The last weekend of 2018 is the most wonderful weekend of the year, as long as you're a movie playing in theaters. Nearly everything sees a holiday bump and the declines are absolutely respectable (with one logical exception). Aquaman continues to be the big holiday winner in this Star Wars-less December.
by Tim Briody
December 30, 2018
It's a second weekend of $51.5 million for Aquaman, giving the DC film $188.7 million in two weekends. A 24% weekend decline is a completely acceptable outcome here; superhero movies are pretty much never known for their legs. After the $68 million opening weekend, Aquaman got a big bump to $22 million on Christmas Day and each day since then it's been a mid-upper teens performer. New Year's Eve is typically depressed, but New Year's Day will have Aquaman clear $200 million with ease, as it's probably a weekend away from crossing Justice League's $229 million - which shows had badly Zack Snyder messed that one up. The wheels tend to come off quickly post-holiday season, but Aquaman is going to make a run at $300 million, and the next target after Justice League is Man of Steel's $291 million.
Mary Poppins Returns holds in second place with $28 million, a 19% increase from last weekend. It's got $98.9 million after two weekends. Get used to seeing a musical released every Christmas now, after last year's The Greatest Showman and now this performance. While Disney was probably very worried about the film after last weekend, the weekday returns were incredibly strong since Christmas Day, taking in $10 million each of the other weekdays. It's likely still a notch below their expectations, but the magic of the last week shows how much a film's fortunes can improve. Crossing $100 million on Monday, it's headed to at least $150 million, with more if it can survive the post-holiday weekend largely intact.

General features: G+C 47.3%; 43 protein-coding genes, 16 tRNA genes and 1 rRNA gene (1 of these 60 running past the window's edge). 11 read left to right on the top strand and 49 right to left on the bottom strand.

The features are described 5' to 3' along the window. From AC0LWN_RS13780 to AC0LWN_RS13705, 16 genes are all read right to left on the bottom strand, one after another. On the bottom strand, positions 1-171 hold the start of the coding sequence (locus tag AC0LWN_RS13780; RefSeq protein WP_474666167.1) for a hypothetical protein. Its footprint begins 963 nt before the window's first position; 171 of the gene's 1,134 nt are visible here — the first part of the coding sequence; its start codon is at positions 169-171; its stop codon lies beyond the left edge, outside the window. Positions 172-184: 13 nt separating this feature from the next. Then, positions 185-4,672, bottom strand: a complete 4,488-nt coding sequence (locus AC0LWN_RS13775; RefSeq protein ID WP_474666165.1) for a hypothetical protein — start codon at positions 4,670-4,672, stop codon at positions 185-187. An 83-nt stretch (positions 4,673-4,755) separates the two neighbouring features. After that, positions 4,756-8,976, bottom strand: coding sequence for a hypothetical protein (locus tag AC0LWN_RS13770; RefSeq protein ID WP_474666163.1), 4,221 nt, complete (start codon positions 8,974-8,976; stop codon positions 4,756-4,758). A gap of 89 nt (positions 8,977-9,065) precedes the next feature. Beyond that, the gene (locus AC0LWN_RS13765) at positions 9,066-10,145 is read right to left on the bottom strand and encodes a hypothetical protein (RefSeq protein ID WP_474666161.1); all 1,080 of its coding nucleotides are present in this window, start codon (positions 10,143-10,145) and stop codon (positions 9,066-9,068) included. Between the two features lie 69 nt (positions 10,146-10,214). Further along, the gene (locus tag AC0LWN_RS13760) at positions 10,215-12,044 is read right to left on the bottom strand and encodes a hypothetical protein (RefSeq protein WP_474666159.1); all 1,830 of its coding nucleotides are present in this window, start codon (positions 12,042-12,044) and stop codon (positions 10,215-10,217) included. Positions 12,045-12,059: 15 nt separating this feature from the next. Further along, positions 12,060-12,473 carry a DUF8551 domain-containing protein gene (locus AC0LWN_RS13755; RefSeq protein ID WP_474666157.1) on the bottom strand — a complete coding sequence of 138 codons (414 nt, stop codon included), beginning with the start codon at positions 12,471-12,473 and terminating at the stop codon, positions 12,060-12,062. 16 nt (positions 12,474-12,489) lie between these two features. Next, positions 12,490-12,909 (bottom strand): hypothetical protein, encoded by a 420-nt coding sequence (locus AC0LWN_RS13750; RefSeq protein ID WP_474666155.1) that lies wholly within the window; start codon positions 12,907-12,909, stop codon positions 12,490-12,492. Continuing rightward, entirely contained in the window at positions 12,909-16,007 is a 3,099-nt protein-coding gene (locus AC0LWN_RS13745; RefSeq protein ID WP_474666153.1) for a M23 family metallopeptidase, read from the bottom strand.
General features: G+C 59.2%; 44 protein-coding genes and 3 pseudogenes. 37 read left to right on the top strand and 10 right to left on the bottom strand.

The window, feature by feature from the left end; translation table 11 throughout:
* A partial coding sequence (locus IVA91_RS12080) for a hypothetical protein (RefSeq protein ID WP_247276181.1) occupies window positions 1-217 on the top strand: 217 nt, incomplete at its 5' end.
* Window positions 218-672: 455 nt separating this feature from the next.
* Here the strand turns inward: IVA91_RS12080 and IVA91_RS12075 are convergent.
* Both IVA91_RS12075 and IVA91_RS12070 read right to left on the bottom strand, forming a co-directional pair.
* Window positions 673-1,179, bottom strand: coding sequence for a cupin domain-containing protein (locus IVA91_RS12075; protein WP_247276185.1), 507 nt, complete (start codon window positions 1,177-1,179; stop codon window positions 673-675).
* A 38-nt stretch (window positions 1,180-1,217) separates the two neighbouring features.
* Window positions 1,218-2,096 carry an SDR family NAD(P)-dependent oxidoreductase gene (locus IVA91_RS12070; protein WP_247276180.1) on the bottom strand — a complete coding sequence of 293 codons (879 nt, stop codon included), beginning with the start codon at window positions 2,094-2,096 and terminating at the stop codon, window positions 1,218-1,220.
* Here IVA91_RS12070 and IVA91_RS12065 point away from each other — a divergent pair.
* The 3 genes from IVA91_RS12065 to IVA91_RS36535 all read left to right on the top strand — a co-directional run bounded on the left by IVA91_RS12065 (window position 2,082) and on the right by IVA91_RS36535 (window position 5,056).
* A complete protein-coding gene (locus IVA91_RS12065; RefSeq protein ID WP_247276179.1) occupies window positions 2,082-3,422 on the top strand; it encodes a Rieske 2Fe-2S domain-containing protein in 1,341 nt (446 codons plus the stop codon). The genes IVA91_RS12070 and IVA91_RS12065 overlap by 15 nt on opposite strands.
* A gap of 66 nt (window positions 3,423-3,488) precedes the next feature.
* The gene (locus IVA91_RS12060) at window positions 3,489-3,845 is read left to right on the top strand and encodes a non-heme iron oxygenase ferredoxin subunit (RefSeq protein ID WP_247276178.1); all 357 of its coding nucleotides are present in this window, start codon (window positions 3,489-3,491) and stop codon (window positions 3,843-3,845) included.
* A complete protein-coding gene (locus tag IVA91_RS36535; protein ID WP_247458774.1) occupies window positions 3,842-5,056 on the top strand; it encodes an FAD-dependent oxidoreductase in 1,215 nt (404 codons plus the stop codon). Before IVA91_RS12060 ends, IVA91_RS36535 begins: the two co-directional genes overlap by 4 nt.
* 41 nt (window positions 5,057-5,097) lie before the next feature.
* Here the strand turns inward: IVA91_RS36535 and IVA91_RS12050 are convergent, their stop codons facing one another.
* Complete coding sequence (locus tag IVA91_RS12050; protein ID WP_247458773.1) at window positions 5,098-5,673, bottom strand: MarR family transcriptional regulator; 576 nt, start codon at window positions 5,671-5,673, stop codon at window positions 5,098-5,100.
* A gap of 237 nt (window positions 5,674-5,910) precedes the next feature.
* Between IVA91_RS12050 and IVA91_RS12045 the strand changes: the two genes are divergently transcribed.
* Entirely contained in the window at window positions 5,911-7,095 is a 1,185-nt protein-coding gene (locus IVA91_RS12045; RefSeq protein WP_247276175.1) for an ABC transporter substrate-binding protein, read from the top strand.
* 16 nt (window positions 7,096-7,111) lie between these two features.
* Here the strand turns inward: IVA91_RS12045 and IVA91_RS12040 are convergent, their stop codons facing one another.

Bumblebee adds $20.5 million, down just 5% from opening weekend, giving it $66.7 million in two weekends. I'm actually wondering if calling the film "Transformers: Bumblebee" would have been helpful or harmful to the total. Despite great reviews and decent word-of-mouth, it's still headed for less than what The Last Knight did in 2017, which was only $130.1 million. I think it shows how Michael Bay completely killed the franchise with that one. It's doing...okay overseas so far, but it's yet to open in China (which pretty much is why we got so many Transformers sequels to begin with), so that is truly the make or break point when we look back at this one and if there will be future spinoffs.
Spider-Man: Into the Spider-Verse crosses $100 million in style with $18.3 million, an 11% increase from last weekend. It's got $103.6 million in three weekends. Sony should be really happy with this total, and word-of-mouth is still going strong, as crowded as the Christmas box office got. I think it's headed to $150 million, which would ensure that we get a sequel.